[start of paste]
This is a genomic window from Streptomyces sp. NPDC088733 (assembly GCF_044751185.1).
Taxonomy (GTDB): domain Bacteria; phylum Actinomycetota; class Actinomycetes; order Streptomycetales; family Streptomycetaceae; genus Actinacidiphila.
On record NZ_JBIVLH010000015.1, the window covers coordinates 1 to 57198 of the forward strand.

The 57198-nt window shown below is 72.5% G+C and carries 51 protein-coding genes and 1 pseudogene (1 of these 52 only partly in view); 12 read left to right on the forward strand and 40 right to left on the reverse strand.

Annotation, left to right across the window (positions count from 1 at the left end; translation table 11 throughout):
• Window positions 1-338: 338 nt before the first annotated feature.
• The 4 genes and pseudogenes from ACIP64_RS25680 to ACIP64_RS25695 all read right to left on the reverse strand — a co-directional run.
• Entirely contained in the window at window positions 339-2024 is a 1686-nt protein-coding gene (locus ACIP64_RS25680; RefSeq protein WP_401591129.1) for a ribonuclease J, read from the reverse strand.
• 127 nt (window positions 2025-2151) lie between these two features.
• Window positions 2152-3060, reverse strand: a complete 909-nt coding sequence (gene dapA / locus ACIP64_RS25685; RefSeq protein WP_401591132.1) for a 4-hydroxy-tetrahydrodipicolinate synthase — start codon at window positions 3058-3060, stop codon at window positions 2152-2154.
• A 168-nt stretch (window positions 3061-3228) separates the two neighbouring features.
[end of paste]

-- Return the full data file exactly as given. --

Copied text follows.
This is a genomic window from Streptomyces sp. NPDC088733 (assembly GCF_044751185.1).
Taxonomy (GTDB): domain Bacteria; phylum Actinomycetota; class Actinomycetes; order Streptomycetales; family Streptomycetaceae; genus Actinacidiphila.
On record NZ_JBIVLH010000015.1, the window covers coordinates 1 to 57198 of the forward strand.

The 57198-nt window shown below is 72.5% G+C and carries 51 protein-coding genes and 1 pseudogene (1 of these 52 only partly in view); 12 read left to right on the forward strand and 40 right to left on the reverse strand.

Annotation, left to right across the window (positions count from 1 at the left end; translation table 11 throughout):
• Window positions 1-338: 338 nt before the first annotated feature.
• The 4 genes and pseudogenes from ACIP64_RS25680 to ACIP64_RS25695 all read right to left on the reverse strand — a co-directional run.
• Entirely contained in the window at window positions 339-2024 is a 1686-nt protein-coding gene (locus ACIP64_RS25680; RefSeq protein WP_401591129.1) for a ribonuclease J, read from the reverse strand.
• 127 nt (window positions 2025-2151) lie between these two features.
• Window positions 2152-3060, reverse strand: a complete 909-nt coding sequence (gene dapA / locus ACIP64_RS25685; RefSeq protein WP_401591132.1) for a 4-hydroxy-tetrahydrodipicolinate synthase — start codon at window positions 3058-3060, stop codon at window positions 2152-2154.
• A 168-nt stretch (window positions 3061-3228) separates the two neighbouring features.